Meet Chris Kasparek, the cake boss of Naples, Italy.
He’s a Navy civilian, marathon runner and cake designer extraordinaire. And he’s putting all his talents to work for the USO.
Kasparek hadn’t planned on running a marathon this year, but a few months ago he saw a Facebook post about Team USO and decided he couldn’t pass up the opportunity to compete for a good cause.
“I had run three [marathons] in the last five years and had felt my body just wasn’t up for it,” he said, “And then I saw the link and was inspired.”
Team USO has a limited number of guaranteed registrations for the New York City marathon for runners who raise a minimum of $3,000. Slots are also available for the Marine Corps marathon, with a fundraising requirement of $1,200 and the Air Force marathon with a $700 requirement.
Kasparek, the Navy’s director of child and youth programs in Naples, will compete in the New York City event, and he knew exactly how he would raise the dough. He put out the word to friends and colleagues, offering one of his famous custom cakes in exchange for a contribution.
The 37-year-old husband and father of two first started baking cakes for his children’s birthday parties, carrying on a tradition passed down by his father.
“My dad had decorated our cakes when we were kids growing up… I watched him and it was just like, ‘I want to do that for my kids.’ They’ve already said they want to do it for their kids.” You name it, he’s baked it—pirates and princesses, penguins and ponies, and every imaginable superhero.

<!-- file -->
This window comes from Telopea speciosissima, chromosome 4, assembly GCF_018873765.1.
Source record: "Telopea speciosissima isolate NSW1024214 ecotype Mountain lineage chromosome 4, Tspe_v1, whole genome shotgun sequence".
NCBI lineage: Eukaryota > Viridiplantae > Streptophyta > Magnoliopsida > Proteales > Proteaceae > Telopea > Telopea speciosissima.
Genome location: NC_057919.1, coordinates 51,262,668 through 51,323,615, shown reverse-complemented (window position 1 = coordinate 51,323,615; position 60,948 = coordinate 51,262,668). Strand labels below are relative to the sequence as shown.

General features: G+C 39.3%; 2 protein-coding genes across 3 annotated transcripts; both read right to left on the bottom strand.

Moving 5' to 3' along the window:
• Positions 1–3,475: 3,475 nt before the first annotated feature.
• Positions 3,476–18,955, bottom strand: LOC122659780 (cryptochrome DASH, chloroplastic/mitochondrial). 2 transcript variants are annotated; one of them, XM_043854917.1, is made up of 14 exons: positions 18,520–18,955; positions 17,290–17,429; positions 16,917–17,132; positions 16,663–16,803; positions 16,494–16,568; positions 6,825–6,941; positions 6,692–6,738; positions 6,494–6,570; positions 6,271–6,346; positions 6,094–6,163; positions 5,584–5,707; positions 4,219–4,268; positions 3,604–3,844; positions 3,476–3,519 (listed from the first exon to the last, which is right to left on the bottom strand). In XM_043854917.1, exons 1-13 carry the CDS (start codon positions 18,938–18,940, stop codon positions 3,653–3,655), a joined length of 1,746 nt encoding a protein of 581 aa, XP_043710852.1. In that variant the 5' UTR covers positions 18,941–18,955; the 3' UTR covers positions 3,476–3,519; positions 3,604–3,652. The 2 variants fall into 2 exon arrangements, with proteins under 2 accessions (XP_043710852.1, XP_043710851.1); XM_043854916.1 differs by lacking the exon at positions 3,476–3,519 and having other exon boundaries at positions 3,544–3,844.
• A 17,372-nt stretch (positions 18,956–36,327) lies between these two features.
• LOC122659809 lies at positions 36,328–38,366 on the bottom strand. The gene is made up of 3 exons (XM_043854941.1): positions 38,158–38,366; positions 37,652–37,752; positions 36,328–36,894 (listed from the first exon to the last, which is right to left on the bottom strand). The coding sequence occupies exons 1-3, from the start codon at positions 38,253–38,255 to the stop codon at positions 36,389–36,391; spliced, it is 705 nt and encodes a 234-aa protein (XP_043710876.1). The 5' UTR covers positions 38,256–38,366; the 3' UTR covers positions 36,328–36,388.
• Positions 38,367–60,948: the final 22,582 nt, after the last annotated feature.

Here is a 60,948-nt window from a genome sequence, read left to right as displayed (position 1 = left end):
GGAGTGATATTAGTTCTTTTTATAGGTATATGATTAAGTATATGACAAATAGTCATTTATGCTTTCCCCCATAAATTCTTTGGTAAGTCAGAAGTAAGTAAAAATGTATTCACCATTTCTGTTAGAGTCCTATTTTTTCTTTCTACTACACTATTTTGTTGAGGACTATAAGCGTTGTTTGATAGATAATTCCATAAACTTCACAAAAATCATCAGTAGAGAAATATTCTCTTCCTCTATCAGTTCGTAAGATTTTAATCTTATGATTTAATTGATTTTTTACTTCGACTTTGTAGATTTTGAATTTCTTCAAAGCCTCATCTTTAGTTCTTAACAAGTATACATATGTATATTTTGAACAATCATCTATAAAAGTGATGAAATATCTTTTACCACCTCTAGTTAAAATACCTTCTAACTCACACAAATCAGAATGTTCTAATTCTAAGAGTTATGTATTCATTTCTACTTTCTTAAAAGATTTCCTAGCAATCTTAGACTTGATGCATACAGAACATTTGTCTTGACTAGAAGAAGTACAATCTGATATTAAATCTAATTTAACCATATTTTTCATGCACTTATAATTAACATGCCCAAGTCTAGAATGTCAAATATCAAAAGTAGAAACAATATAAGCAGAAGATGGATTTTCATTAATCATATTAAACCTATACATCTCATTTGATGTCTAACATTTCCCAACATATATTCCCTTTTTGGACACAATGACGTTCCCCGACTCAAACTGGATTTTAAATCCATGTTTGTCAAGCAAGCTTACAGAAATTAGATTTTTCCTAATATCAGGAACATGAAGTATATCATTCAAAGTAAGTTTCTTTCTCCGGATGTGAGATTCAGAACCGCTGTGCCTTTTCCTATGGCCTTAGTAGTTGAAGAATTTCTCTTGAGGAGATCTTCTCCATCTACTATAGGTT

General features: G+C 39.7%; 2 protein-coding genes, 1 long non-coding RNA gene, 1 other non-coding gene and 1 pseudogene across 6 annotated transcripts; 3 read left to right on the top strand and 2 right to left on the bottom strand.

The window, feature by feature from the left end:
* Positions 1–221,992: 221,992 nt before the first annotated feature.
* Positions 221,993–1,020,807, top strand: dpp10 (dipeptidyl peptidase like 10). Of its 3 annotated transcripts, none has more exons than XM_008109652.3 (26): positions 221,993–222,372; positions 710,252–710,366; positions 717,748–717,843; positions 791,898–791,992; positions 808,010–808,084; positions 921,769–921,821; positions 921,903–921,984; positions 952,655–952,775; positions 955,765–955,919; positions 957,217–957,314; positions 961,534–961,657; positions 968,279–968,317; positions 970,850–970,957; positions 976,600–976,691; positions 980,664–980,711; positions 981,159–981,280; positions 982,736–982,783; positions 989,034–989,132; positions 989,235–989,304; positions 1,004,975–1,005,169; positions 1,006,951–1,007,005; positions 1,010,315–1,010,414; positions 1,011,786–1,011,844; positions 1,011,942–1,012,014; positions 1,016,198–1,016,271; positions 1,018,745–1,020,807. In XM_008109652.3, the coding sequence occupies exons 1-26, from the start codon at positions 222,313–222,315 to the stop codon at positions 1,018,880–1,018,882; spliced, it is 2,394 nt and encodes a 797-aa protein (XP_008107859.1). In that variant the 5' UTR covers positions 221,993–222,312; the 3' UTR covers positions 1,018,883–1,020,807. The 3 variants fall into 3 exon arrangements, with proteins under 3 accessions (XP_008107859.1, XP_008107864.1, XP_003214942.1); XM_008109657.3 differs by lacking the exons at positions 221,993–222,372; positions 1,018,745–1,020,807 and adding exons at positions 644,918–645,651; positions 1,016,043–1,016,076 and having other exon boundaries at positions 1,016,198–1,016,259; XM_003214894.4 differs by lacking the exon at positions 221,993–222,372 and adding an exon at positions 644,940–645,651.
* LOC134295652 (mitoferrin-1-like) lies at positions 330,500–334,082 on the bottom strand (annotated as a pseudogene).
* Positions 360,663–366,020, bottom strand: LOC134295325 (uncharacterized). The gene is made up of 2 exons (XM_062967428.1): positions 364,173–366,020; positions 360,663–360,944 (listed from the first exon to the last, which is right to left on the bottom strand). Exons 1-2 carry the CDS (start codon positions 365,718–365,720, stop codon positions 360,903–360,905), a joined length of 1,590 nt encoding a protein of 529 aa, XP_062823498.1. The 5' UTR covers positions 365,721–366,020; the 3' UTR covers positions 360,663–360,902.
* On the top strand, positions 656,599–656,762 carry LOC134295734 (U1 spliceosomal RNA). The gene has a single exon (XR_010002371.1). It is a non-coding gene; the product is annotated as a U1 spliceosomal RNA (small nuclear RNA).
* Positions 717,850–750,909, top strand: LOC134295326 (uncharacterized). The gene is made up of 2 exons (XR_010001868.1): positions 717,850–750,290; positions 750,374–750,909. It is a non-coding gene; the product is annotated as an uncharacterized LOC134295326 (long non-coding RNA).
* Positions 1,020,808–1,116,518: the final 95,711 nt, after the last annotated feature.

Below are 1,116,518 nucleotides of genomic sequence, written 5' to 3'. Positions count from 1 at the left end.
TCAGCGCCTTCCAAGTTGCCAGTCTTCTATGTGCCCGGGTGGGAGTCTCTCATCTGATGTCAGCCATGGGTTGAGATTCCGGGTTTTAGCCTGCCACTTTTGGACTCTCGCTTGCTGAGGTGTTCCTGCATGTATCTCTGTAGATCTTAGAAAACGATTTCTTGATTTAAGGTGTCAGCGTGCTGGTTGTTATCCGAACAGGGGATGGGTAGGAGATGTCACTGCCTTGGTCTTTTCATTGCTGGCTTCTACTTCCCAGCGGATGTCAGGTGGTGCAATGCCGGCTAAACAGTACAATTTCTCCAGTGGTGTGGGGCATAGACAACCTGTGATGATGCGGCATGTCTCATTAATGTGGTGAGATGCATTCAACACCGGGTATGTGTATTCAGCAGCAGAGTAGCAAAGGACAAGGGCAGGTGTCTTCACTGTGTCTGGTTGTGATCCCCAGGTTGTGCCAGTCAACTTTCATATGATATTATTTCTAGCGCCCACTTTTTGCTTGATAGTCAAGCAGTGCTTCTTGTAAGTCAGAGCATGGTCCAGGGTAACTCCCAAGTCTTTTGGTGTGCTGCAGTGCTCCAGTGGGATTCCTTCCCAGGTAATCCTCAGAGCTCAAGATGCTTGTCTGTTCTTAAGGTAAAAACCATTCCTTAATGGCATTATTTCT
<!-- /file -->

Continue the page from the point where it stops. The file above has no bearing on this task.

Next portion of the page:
So far, Kasparek has raised $3,360 for the USO, with about $700 coming from his cakes. He’s hoping to push past the $4,000 mark by race time.
He’s been passionate about the USO since working with them last year after the deadly earthquake and tsunami in Japan. He was sent to the Seattle airport to help coordinate child care for Japanese families who’d been evacuated to the U.S., and he was immediately impressed by the USO’s efficiency and compassion.
“Through their communications avenues, donations were coming in—diapers, food for the babies, games, coloring books, just everything that would make these families comfortable as they arrived from Japan… Whatever we needed, they found a way to get for us.”
Kasparek feels it’s his turn to give back to the USO and the troops.
He recently added a weight loss challenge to his fundraising efforts. He’s trying to shed 35 pounds by race time. If he doesn’t lose it all, he’ll pay back part of your pledge and cover the difference himself.
“I’ve slowed down on the cakes so I can concentrate on training,” said Kasparek, “Cakes don’t help training.” - Malini Wilkes , USO Director of Story Development
More from the USO
Jan 8, 2018
Here’s How the USO and Boeing are Teaming Up to Help Service Members Transition to Civilian Lives
With a multiyear commitment from Boeing, USO Pathfinder offers best-in-class transition services on a global scale and can connect service members with the resources they need as they reintegrate into civilian life.
Jan 5, 2018
Army Couple with Baby Born at 24 Weeks Reunites with Heidi Murkoff at USO Baby Shower
When Mary Joyce Guinard signed up to attend the USO and What to Expect Foundation’s baby shower in Okinawa in October 2016, she never dreamed she would miss the party to give birth. Guinard found herself in the delivery ward, welcoming her new daughter into the world. That’s when Heidi Murkoff entered the hospital room and the entire military family’s life.